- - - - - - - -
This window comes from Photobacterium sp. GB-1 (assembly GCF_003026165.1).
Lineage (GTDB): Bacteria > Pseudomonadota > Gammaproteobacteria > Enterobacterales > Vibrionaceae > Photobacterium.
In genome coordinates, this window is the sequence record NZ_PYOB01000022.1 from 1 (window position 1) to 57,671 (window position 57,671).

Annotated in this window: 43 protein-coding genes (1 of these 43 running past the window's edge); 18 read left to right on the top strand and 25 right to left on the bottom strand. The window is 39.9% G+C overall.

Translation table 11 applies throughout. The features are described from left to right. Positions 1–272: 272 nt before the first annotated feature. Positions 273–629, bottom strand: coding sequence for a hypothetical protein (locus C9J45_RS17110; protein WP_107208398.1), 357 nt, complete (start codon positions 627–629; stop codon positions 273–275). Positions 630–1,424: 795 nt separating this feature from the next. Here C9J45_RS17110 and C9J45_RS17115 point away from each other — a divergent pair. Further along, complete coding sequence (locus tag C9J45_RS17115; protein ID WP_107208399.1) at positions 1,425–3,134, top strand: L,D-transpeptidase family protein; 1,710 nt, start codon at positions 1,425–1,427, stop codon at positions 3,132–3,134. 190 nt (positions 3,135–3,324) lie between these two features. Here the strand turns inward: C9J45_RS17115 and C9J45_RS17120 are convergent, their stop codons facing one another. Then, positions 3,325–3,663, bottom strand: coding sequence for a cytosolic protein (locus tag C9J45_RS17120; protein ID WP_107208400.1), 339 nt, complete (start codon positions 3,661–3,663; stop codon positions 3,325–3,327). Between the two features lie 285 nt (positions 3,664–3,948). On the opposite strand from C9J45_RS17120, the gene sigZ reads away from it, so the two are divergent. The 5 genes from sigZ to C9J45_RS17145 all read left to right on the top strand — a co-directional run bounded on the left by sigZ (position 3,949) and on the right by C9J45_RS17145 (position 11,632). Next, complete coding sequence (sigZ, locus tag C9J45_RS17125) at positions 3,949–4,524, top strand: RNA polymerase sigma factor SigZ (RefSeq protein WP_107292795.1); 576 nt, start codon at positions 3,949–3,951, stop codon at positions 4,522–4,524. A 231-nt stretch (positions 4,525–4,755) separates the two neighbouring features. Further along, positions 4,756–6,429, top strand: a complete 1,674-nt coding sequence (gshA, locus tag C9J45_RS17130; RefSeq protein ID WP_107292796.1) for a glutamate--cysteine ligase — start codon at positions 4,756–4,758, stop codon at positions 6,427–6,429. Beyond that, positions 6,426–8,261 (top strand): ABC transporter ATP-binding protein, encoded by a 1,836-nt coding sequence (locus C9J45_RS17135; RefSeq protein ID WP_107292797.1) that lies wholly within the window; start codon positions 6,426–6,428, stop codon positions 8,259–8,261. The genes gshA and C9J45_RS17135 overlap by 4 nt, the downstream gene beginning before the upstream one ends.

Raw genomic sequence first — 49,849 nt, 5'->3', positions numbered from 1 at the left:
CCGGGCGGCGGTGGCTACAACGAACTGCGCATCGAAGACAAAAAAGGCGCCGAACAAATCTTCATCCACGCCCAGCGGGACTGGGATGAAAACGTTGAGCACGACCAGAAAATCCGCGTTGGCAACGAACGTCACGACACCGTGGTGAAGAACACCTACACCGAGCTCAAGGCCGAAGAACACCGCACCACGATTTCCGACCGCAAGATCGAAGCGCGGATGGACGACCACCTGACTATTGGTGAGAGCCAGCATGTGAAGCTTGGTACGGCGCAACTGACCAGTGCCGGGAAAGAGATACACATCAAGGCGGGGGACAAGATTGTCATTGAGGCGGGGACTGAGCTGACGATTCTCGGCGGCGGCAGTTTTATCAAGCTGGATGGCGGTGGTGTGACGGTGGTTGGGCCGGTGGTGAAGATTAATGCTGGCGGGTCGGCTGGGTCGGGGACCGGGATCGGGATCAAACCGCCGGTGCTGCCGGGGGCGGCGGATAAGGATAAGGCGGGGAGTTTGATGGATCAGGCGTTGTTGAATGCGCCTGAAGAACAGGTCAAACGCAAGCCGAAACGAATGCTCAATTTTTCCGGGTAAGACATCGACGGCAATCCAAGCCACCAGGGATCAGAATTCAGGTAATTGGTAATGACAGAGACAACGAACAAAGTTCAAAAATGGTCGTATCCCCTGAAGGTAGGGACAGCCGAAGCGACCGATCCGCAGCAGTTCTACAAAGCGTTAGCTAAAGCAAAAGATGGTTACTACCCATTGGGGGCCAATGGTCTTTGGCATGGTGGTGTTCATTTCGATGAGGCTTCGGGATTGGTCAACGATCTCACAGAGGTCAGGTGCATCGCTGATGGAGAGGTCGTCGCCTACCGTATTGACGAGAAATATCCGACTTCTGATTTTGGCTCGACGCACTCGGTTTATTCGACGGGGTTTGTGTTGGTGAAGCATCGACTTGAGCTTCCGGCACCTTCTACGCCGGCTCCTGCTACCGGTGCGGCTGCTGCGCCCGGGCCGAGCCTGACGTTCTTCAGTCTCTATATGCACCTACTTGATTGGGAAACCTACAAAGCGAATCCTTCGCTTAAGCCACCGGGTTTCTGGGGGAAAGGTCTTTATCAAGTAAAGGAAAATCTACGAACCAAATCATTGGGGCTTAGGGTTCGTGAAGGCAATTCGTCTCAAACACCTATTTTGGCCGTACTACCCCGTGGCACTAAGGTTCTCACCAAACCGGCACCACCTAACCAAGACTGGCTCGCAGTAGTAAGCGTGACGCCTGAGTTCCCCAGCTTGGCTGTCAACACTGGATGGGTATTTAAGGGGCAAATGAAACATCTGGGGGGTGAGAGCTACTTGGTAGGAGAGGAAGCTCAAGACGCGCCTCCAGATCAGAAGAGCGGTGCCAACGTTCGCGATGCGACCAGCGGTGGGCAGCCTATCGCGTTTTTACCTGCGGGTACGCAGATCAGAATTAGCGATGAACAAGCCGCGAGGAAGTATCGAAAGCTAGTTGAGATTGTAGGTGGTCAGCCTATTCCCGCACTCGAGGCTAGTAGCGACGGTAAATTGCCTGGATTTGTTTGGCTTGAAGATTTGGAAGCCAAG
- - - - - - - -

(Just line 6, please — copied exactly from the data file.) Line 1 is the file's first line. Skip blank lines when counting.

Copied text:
Raw genomic sequence first — 49,849 nt, 5'->3', positions numbered from 1 at the left: